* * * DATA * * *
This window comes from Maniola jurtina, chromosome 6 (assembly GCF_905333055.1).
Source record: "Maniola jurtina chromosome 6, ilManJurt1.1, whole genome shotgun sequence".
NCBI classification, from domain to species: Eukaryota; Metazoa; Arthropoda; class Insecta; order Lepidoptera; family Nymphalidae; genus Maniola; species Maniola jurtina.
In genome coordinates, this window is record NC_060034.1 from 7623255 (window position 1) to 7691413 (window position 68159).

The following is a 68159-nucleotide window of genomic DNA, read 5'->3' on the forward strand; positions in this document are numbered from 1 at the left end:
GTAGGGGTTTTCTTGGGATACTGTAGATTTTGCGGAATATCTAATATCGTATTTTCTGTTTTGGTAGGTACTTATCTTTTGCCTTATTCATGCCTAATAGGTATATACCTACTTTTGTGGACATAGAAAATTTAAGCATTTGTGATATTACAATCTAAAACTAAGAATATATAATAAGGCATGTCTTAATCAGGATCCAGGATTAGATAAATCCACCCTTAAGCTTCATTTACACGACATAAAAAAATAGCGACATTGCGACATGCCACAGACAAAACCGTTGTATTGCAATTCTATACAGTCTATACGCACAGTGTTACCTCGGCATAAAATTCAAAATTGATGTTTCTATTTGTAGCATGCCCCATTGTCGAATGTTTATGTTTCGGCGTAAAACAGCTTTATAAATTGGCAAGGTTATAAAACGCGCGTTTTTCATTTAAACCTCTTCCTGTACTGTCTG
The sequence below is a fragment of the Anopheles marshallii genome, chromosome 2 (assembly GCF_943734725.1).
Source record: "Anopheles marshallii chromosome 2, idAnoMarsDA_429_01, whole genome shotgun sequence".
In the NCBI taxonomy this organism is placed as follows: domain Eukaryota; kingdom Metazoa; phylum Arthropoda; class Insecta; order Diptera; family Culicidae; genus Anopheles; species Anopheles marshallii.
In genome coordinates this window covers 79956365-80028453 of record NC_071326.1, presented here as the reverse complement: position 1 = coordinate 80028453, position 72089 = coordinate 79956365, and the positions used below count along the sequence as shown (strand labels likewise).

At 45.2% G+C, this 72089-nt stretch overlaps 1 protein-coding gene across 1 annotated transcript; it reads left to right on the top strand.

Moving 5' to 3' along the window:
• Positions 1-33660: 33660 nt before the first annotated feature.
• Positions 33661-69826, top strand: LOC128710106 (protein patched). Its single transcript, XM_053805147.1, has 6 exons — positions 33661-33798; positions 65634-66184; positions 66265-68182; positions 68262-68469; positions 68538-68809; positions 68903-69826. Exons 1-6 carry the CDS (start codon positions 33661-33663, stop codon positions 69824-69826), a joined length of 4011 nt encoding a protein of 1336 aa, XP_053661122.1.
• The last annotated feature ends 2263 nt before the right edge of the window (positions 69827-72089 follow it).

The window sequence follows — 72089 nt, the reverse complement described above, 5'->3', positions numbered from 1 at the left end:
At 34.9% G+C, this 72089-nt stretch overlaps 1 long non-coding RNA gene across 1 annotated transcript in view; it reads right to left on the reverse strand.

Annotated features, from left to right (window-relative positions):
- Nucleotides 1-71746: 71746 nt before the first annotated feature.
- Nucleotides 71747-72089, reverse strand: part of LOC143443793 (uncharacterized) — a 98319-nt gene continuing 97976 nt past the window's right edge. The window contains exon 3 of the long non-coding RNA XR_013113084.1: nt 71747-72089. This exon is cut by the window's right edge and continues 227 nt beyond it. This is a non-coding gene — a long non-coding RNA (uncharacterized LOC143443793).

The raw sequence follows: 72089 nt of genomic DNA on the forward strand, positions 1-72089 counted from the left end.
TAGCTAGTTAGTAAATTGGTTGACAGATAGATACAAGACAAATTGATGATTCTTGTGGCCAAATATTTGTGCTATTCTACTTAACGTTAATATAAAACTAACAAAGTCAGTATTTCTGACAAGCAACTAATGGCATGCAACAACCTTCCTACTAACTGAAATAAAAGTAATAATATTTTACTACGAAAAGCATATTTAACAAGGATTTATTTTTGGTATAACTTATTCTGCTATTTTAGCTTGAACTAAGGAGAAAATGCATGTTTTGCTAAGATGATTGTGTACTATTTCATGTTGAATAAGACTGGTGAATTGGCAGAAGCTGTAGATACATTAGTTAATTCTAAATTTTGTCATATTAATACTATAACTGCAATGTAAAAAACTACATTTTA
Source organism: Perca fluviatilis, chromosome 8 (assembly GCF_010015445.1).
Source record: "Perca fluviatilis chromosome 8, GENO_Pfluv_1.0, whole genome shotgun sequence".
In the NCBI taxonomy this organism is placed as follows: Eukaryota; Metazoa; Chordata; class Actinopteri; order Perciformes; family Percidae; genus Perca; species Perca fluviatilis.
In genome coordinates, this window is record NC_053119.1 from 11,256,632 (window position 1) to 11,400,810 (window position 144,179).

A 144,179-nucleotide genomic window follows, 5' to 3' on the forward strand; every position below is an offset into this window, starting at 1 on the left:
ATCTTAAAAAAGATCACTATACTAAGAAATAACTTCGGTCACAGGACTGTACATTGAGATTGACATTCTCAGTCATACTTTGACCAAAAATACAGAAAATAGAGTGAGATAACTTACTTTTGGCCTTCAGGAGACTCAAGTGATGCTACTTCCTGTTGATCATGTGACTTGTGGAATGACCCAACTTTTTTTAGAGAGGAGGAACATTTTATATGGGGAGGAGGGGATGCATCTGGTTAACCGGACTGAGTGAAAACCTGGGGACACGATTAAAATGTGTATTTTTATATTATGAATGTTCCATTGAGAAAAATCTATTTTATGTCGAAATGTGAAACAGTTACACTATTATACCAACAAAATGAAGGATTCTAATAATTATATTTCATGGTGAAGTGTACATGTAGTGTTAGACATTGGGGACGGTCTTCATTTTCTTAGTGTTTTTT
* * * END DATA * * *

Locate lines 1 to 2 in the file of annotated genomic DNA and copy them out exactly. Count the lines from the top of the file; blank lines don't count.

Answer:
This window comes from Maniola jurtina, chromosome 6 (assembly GCF_905333055.1).
Source record: "Maniola jurtina chromosome 6, ilManJurt1.1, whole genome shotgun sequence".